By Sean Pendergast
By Sean Pendergast
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By Richard Connelly
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By Casey Michel
By Craig Hlavaty
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On the way to Galveston, Santa Fe is little more than a clearing in the woods. The few streets bear letters of the alphabet but seem to proceed at random, and Jimbo Bradshaw is pretty sure "the goddamn town was laid out by drunks on a napkin."
Jimbo's particular pasture is reverting to wilderness. On the side of the road, he lives in an old trailer, surrounded by all he holds dear: the four pickups, the two refrigerators, some cans and tools and mechanical parts, everything in an advanced state of decay. His companions are six dogs of vague origin, 18 inbred cows and roughly 300 chickens. Jimbo is proudest of the chickens but says it takes everything he's got to keep them alive.
He vaccinates them and administers antibiotics. After 20 drowned in a heavy rain, he rearranged the cow manure to raise the level of the land. When the Spanish rooster collapsed in the heat, Jimbo ran with the bird into the air-conditioning. He held it under a fan and even soaked its feet in ice water. "I did everything but kiss his ass," Jimbo rued, "and the sumbitch still died."
All of this he does before dealing with the predators. "Chickens are the mullet of the land," he explained. They were put here to be eaten, and nearly everything eats them. Because fire ants will kill a hatchling before it's out of the shell, Jimbo poisons the fire ants monthly. Mosquitoes can bleed a chick dry, so three times this year, Jimbo has mixed malathion with his lawn-mower fuel. But he can do nothing to prevent nightfall. The rats come then to eat the eggs, and the owls arrive with the raccoons, coyotes and wolves to devour everything else. Jimbo cannot calculate how many predawn mornings he has rushed out "into that wet-ass grass in my underwear," carrying a rifle. Often he has left the problem to his dogs; more than once the problem has been too large. He shakes his head remembering the discovery of a dead dog, and how "the goddamn buzzards already ate everything but her head."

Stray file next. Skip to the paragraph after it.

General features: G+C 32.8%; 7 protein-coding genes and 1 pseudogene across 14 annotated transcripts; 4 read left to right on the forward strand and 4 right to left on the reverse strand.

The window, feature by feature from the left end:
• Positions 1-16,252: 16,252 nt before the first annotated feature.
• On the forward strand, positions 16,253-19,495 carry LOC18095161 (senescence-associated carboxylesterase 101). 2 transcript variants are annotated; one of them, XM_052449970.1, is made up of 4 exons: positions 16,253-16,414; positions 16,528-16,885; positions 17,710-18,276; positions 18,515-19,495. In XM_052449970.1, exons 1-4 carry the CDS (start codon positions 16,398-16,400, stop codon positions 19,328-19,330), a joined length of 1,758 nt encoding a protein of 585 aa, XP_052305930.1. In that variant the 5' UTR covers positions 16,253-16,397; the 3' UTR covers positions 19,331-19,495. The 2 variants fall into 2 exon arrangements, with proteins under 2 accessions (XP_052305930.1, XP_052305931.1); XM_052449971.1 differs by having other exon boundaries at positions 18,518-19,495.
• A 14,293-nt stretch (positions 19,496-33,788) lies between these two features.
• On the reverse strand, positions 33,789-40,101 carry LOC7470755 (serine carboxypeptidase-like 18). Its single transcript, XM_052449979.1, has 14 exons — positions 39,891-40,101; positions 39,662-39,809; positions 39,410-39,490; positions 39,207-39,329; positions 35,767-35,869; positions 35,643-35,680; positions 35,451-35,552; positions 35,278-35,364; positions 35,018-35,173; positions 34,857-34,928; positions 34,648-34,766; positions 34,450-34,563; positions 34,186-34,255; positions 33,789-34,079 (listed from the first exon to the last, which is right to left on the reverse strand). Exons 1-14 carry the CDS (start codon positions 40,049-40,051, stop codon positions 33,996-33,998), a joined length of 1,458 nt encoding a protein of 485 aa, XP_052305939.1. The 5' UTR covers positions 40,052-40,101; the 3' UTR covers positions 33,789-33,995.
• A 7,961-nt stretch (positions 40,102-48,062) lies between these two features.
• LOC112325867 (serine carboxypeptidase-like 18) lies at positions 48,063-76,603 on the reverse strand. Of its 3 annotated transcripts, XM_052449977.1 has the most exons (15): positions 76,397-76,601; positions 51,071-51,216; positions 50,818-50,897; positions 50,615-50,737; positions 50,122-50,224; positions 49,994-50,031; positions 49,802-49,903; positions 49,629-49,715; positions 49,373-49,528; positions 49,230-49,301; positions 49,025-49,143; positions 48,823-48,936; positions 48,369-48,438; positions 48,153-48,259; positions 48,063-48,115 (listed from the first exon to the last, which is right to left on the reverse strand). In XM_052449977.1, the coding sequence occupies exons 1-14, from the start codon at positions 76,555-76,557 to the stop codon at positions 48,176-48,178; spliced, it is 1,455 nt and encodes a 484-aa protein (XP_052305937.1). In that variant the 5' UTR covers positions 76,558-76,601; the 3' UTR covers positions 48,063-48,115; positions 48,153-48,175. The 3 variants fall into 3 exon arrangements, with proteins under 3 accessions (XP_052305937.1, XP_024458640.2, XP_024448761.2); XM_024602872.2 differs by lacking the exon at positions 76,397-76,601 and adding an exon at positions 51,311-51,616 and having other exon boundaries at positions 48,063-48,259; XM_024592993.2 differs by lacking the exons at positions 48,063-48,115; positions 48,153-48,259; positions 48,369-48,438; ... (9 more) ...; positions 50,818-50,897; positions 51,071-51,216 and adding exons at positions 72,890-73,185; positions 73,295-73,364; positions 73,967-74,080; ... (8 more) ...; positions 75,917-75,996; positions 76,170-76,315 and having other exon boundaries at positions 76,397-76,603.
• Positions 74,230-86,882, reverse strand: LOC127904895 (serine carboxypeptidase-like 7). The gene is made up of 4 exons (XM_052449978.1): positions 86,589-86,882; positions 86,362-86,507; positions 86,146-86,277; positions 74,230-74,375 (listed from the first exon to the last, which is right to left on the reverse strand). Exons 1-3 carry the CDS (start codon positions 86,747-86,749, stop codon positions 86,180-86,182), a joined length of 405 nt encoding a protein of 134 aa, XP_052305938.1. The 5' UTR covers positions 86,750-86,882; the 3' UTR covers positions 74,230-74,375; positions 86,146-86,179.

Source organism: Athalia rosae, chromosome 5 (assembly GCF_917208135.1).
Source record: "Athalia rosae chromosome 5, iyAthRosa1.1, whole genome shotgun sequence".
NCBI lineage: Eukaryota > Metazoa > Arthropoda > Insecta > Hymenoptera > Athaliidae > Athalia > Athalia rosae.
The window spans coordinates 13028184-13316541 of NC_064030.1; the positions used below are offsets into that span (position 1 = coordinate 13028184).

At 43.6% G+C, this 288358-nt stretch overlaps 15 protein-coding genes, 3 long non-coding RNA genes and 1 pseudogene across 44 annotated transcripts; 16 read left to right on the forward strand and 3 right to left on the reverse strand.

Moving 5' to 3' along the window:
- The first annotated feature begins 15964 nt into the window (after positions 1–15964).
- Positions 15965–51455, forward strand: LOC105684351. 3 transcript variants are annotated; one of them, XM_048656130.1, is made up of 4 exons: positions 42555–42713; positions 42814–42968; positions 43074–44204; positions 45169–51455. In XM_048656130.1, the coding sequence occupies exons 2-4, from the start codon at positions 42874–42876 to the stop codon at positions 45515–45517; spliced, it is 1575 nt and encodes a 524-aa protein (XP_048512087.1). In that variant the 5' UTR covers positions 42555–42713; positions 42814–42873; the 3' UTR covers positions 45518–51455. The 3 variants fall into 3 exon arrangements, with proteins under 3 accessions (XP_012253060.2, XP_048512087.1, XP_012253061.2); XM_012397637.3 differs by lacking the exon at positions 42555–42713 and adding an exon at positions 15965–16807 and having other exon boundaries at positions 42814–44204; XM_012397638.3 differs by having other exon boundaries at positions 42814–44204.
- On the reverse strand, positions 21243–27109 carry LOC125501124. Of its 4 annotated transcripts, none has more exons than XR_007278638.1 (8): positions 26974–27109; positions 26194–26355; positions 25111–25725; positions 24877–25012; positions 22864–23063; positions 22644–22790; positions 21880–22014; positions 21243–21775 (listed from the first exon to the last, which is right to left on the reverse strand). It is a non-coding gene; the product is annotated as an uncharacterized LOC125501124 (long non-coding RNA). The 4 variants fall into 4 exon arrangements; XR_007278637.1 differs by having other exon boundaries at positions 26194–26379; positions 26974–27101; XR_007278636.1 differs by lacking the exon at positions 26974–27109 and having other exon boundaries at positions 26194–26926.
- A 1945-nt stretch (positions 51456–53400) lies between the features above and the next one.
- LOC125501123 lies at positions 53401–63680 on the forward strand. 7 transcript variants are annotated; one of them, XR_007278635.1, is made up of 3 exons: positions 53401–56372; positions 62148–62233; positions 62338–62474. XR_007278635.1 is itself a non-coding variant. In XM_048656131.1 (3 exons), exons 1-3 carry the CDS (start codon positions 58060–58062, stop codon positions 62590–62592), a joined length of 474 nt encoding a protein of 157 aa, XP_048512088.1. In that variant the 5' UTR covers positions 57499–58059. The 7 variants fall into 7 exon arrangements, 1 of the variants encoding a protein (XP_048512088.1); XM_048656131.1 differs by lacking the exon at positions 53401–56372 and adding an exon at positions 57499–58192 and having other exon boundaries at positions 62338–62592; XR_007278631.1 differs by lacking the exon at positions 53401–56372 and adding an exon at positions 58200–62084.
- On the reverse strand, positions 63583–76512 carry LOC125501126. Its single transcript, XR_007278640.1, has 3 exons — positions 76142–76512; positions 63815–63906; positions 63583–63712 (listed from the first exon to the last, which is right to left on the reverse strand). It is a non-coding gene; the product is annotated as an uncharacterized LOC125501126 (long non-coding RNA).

When the predators eat his chickens, Jimbo knows it is in accord with the law of the jungle, which may be the only law he has never questioned. "It's always been the strong who survive," he says. "That's just the way of the world." But Jimbo and his chickens have worked a deal on the law of the jungle. He is not breeding chickens to become anyone's meal, but to do what a chicken does least well of all, which is fight. Jimbo Bradshaw claims to have some of the meanest killer chickens around, and there are people who will pay for such things. The deal is this: If the chickens will fight for Jimbo, Jimbo will fight for the chickens. In this way, they may both survive a little longer.
He is 55 years old but looks 70. Jimbo's eyes assess you without betraying emotion, and the weight of everything he has ever eaten seems to hang from his stomach.
It was not Jimbo's fault that his mother and father were poor and "bighearted," in a country where strength is money. A long time ago, his father was a painter in Galveston, and Jimbo explained that all painters back then were alcoholics: The lead in the paint would damage their brains, and the brain damage would lead them to drink. His father supplemented the family income by hunting and selling raccoons. Jimbo recalls a primary diet of red beans and baked raccoon and the most delicious tomatoes grown in the waste of his father's 27 dogs.
He was physically a sound human specimen. As proof of that, he says he was captain of his football team in junior high. Academics, however, failed to hold his interest, and in the tenth grade Jimbo dropped out. He had a painting job to work that paid $1.50 an hour and "never thought I'd see a poor day."
Jimbo painted the Lipton Tea Building. He painted the Shriner Burn Center and the Flagship Hotel, the Galveston Daily News and quite a few buildings at NASA. But his claim to fame, he believes, is the brush he had with Bum Phillips's house. Jimbo speaks of the soft carpet there in tones others reserve for the Taj Mahal.
Painting was a contract job, and it was hard and often not steady work. Jimbo learned to get by on "wit and grit -- what I begged, borrowed or stole." At one point, like his daddy, he turned to the woods for his living. He spent a season up on Gator Lake, trapping raccoons and otters and bobcats. The coonskins he sold for $1.50, the heads for $1 and the "Arkansas toothpicks" for 50 cents. "A lot of people don't know a coon has a bone for a peter," but Jimbo did.
Jimbo lived with relatives and borrowed from neighbors. He found deals everywhere. He bought a "damn good refrigerator" for $30, and found a friend who would sell his employer's gas allotment for half price. Jimbo liked to tell people that he ate only steak. What he didn't always say was that the steak was marked down and on the verge of spoiling.
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